Case against Jayme's suspected kidnapper complicated despite 'I did it'
Jake Patterson's admission to police that he killed James and Denise Closs and kidnapped their 13-year-old daughter Jayme sets up an interesting legal case. Twin Cities defense attorneys and a former prosecutor said even with a confession it's not an open-and-shut case.
The lawyers based their comments about the Patterson case on what has been reported by news media or is otherwise in the public domain. They have no inside knowledge about the matter. However, the attorneys had a good idea of the options available to both prosecutors and defenders.
Patterson's attorneys will likely try to move his trial out of Barron County, Wis., where the Closs family lived, and their family and friends held vigil for nearly three months until Jayme's escape from captivity.
Patterson's public defenders Richard Jones and Charles Glynn didn't respond to a request for comment from MPR News. However, they have told The Associated Press they are considering filing a motion to move the trial out of Barron County.
It's a common strategy used by defense attorneys in high-profile trials.
However, criminal defense attorney Joe Tamburino said the tactic will likely be unsuccessful.
"In today's world with media, the internet, all social media — whether you have the trial in Barron or Green Bay or Madison or Milwaukee — people are still going to hear about it. There's just no way around it," Tamburino said.
It is possible the global attention that a high-profile trial would bring to Barron, or somewhere else in Wisconsin, may wind up becoming a bargaining chip for the defense, said Deborah Ellis, a private defense attorney based in St. Paul.
"It will be probably a three-ring circus and it's going to be hard on a lot of people. It's going to be hard on a lot of families from the community. So, sometimes it's in the interest of both sides to come up with a resolution," she said.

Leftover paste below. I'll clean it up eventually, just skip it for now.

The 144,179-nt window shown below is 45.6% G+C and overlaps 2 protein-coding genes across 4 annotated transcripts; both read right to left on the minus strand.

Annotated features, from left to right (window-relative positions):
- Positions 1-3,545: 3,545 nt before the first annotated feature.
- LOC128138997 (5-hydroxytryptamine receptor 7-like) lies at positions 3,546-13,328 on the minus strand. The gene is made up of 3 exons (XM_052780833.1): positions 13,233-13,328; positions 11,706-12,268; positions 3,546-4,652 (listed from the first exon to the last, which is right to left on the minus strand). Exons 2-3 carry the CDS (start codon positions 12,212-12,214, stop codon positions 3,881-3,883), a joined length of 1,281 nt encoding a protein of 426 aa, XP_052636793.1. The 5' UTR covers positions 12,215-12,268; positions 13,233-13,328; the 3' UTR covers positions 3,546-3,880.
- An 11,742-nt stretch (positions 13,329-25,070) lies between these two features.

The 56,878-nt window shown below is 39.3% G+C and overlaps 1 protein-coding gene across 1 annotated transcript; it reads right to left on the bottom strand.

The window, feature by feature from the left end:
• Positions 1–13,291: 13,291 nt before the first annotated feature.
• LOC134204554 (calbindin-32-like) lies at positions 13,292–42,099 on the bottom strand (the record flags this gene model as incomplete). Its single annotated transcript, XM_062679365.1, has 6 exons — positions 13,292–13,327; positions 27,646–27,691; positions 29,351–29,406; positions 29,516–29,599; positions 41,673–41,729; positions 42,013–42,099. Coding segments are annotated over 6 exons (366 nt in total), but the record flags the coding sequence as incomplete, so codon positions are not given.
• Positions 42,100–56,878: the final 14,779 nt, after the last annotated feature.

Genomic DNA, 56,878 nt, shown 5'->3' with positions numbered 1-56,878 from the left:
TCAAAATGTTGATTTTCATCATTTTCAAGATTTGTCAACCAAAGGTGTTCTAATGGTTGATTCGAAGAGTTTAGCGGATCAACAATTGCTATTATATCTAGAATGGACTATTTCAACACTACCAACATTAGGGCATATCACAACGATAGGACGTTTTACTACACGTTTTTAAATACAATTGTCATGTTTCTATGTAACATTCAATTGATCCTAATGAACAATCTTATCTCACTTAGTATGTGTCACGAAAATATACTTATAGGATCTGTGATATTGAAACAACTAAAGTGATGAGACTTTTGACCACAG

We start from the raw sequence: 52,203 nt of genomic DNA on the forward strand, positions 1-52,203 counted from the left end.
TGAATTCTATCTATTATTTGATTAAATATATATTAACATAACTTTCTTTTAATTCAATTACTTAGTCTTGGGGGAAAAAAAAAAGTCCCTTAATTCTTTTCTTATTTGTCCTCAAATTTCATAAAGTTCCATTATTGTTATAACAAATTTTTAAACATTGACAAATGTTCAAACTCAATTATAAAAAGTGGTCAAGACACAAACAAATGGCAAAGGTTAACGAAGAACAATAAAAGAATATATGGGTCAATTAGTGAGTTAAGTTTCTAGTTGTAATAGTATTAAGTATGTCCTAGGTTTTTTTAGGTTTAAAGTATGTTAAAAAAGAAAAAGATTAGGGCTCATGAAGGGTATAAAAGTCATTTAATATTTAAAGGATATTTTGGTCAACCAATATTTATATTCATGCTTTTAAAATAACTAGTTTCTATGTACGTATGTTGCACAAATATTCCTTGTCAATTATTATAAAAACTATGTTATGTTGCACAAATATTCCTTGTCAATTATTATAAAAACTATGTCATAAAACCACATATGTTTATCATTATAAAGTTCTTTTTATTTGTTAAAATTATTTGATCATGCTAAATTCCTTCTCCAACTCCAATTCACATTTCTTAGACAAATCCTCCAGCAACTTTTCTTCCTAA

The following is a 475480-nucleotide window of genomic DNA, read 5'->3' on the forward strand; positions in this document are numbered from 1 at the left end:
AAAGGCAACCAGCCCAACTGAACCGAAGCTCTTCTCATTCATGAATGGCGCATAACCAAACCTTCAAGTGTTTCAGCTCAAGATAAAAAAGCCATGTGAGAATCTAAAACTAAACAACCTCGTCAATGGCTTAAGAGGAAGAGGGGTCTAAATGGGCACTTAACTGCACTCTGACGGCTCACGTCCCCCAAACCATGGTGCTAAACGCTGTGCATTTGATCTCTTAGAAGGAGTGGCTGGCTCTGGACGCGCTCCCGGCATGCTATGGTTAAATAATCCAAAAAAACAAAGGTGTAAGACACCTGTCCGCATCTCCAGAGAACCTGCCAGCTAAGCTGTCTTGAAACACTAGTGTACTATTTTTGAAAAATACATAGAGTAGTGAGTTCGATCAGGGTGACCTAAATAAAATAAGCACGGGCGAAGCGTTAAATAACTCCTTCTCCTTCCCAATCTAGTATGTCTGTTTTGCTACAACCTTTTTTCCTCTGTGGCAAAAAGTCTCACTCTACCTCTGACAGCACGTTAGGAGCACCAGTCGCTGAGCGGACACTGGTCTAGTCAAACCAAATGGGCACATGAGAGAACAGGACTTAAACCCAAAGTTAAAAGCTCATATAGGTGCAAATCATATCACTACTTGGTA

Ellis said that doesn't mean Patterson will plead guilty to the maximum charges.
Patterson faces two counts of first-degree intentional homicide as well as kidnapping and armed burglary. Both homicide charges are punishable with life in prison. Ellis said Patterson's lawyers may try to negotiate a deal that will allow him to one day get parole.
Ellis said Patterson's mental health and state of mind will likely be a prominent part of his defense or plea negotiations.
However, that doesn't necessarily mean Patterson will plead not guilty by reason of insanity.
Tamburino said that defense — called a "not-guilty plea due to reason of mental disease or defect" in Wisconsin — presents a high bar. A defendant has to be shown so disconnected from reality that they didn't realize what they did was wrong, he said.
And Tamburino said Patterson appeared mentally stable at his first court appearance earlier this week.
"He answered questions with what looked like a sound mind. So there's no issue as to mental competency," he said.
Prosecutors also allege that Patterson carefully planned his crimes. That may sound like it will make it hard to introduce a mental-illness element to the defense. But attorney Fred Goetz said premeditation and mental illness are two different things.
"One can premeditate a crime, but you could be delusional. You could give some thought, for example, 'I have to do this because God is commanding me to do these things.' So, to the extent things would be thought out or pre-planned, but they would be under a complete delusion — a delusional set of reality," Goetz said.
Former Ramsey County Attorney Susan Gaertner said prosecutors are holding the best hand right now. She said there's still the possibility that Patterson will be charged for crimes he allegedly committed in Douglas County, Wis., where Patterson allegedly held Jayme for 88 days.
But Gaertner said the prosecutors in Douglas County will have to weigh the pros and cons before they make a filing decision.
"I think that the care they're taking to not make a media display of sensitive, highly-personal information about what might have happened during her captivity," said Gaertner. "I respect that approach a lot."
Gaertner said Douglas County will not need to "pile on" more charges if Patterson is convicted and receives the maximum sentence.
Patterson has not yet entered a plea. Another court appearance is scheduled in his case for next month.
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